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Way back in time before the onset of adulthood I enjoyed countless days heading into the hills of Yorkshire with nothing more than a squashed sandwich & youthful sense for adventure! Despite long past youthful and work commitments keeping me in the city, the sense of adventure and love for the outdoors never left me. After digging my boots out and returning to the hills I attended a number of courses to improve my hill knowledge and skill base, during one of these courses it was suggested I join the Mountain Leader Training scheme and was delighted go on to gain the MOUNTAIN LEADER Award in April 2012. As well as spending time on the hills and mountains of the UK I have also enjoyed trips to the Nepalese Himalaya, Swiss & French Alps, Mallorca’s Tramuntana, Andorran & French Pyrenees, Morocco’s High Atlas, Tanzania’s Mt Meru & Kilimanjaro, Argentinian & Chilean Patagonia and winter expeditions to Norway’s Hardangervidda. Since gaining the ML I have also gained the SINGLE PITCH AWARD, INTERNATIONAL MOUNTAIN LEADER AWARD and the WINTER MOUNTAIN LEADER AWARD. I am now enjoying working in a freelance role whilst trying to get out climbing as much as possible.

Friday, 26 September 2014

Setting The Bar Higher - Bar Folks Yorkshire 3 Peaks.

 A chilly late September morning and the week started off in good style when I took a group of the 'glitterati' from the Leeds bar scene around the route of the Yorkshire 3 Peaks.  For Ross, Andy, Jenny and Owen this would be their first attempt of the famous challenge, Sam was a member of a group who I'd led on the route last year, Clare had completed the route some years ago whilst still in education and for myself this would my twelfth time.
All smiles as the day begins.
 An early start saw me travel to the Yorkshire Dales with Ross (Shears Yard), Clare, Sam & Owen (Mojo's) and Andy & Jenny (Blind Tyger) for a day in the outdoors. The assembled group were all willing participants and a world away from the view of bar folk as generally up all night and drinking as much as they serve......?
 After stashing water around at points around the route we set out from the 'Old Hill Inn' and made our way towards the first hurdle of the locally named 'Devils Staircase'. The groans that come from every group as they near the steep winding stone staircase were slightly delayed due to the heavy mist but were audible as soon as the ascent became visible. With everybody getting 'stuck in' we were soon above the staircase and making our way onto the gritstone plateau, we then made our way through the mist and buffeting side winds to Ingleborough summit.
Team Mojo get carried away with themselves.
Ingleborough Summit (723m) and no view of Morcambe Bay today.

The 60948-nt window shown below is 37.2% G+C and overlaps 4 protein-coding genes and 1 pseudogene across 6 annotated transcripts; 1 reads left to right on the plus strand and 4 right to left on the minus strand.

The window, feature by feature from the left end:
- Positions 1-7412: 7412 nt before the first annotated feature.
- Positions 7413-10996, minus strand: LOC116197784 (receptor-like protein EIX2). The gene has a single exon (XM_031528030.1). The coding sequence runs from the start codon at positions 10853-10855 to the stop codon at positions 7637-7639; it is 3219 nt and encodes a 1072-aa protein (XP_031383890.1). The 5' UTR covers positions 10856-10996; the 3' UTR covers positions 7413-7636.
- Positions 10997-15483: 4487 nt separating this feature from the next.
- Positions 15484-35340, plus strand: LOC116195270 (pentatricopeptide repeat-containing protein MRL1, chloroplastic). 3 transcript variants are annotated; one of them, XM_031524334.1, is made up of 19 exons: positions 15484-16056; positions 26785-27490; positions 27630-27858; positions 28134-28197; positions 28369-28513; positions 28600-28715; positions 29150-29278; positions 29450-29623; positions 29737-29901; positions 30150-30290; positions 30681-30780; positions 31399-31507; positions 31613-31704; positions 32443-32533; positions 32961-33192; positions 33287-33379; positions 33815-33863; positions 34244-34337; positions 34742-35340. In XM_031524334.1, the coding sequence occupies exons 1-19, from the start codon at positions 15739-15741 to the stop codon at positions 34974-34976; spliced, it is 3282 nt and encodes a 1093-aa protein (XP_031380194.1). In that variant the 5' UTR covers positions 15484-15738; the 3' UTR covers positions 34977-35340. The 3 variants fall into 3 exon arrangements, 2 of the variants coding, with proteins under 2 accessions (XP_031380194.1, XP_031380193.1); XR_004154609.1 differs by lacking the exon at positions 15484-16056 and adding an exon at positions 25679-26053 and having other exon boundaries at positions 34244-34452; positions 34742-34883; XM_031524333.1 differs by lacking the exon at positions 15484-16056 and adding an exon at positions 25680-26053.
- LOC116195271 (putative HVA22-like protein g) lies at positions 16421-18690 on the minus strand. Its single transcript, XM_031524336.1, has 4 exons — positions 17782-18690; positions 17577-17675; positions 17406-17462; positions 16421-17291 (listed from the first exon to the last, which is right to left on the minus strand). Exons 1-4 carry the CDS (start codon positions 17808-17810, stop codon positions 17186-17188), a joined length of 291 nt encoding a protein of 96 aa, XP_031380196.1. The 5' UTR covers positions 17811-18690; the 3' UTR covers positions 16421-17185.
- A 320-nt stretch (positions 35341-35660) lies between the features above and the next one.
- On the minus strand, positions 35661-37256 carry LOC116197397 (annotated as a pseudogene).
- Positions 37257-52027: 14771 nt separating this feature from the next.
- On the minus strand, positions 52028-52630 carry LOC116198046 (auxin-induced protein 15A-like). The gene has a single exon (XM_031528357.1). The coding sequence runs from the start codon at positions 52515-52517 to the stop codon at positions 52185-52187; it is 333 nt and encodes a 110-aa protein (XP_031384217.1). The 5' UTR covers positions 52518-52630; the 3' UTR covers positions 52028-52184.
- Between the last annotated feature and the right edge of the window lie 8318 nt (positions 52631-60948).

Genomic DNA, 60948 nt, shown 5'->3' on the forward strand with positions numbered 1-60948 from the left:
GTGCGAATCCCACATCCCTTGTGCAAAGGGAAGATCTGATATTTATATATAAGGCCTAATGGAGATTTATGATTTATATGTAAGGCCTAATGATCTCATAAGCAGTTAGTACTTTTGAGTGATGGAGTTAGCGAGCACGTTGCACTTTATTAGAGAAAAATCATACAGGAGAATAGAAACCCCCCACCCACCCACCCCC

Leaving Ingleborough
 A brief photo stop on Ingleborough and we headed down the 6mile/10km path through the limestone  landscape and on towards Horton In Ribblesdale where we made use of the conveniences, refilled our water bottles and had a bite to eat, Clare's version of a hard boiled caused some debate!
The mist had lifted and the late summer sun was over head as we made our way up Pen y Ghent. There are a couple of trains of thought as to where the name 'Pen y ghent' originated, in Cumbric language 'Pen y Ghent' may have meant 'hill on the edge or border' whilst a translation in a close Welsh dialect would have been 'hill of the wind'. In my experience I can easily see where the Welsh meaning is close to the mark.
The mist lifts heading up Pen y Ghent.
The path up to Pen y Ghent.
Clare nears the top of Pen y Ghent.
Pen y Ghent summit (694m)
 The walk up to Pen y Ghent summit I feel is often under estimated and can test the legs of those attempting the 3 Peaks route for the first time, this being our second summit it was a case of dig in a get it over, which every one did.
 From Pen y Ghent it is then the long 7.5mile walk to the Ribblehead Viaduct. We stopped at 'Gods Bridge' for a bite to eat and a welcome change of socks (the key to a comfortable completion of the route in my opinion) and the group 'banter' helped the miles go by.
Heading for Whernside.
looks 'like a bridge over Ribble water'!
 We had another brief stop to fill water bottles before setting off on the path up Whernside. Some of the knees and feet were starting to ache on the last ascent but spirits were high and we soon made the summit.
Whernside looms!
The always impressive Ribble Head viaduct.
The long path up to Whernside
Andy & Jenny with some of the locals
Whernside (736m) summit, nearly done.
 From Whernside summit it is a steep and sometimes tricky decent for fatigued legs down to Philpot Farm and onto the Old Hill Inn. Approaching the farm we stopped to speak to two farmers who scratched said they couldn't see the attraction of undertaking the route before informing us the pub was closed on a Monday, much to their amusement but not ours!
Descending Whernside
 All in all a good day which I believe every one enjoyed, some didn't enjoy getting out of the vehicles after returning to Leeds but there has to be a price to pay for completing 23.5miles and 5200ft of ascent in under 12hours, otherwise it wouldn't be a challenge!

Well done all!


1 comment:

  1. Nice report. Did it in August and totally agree that a change of socks helps - the hard, stone paving on much of the route does take its toll

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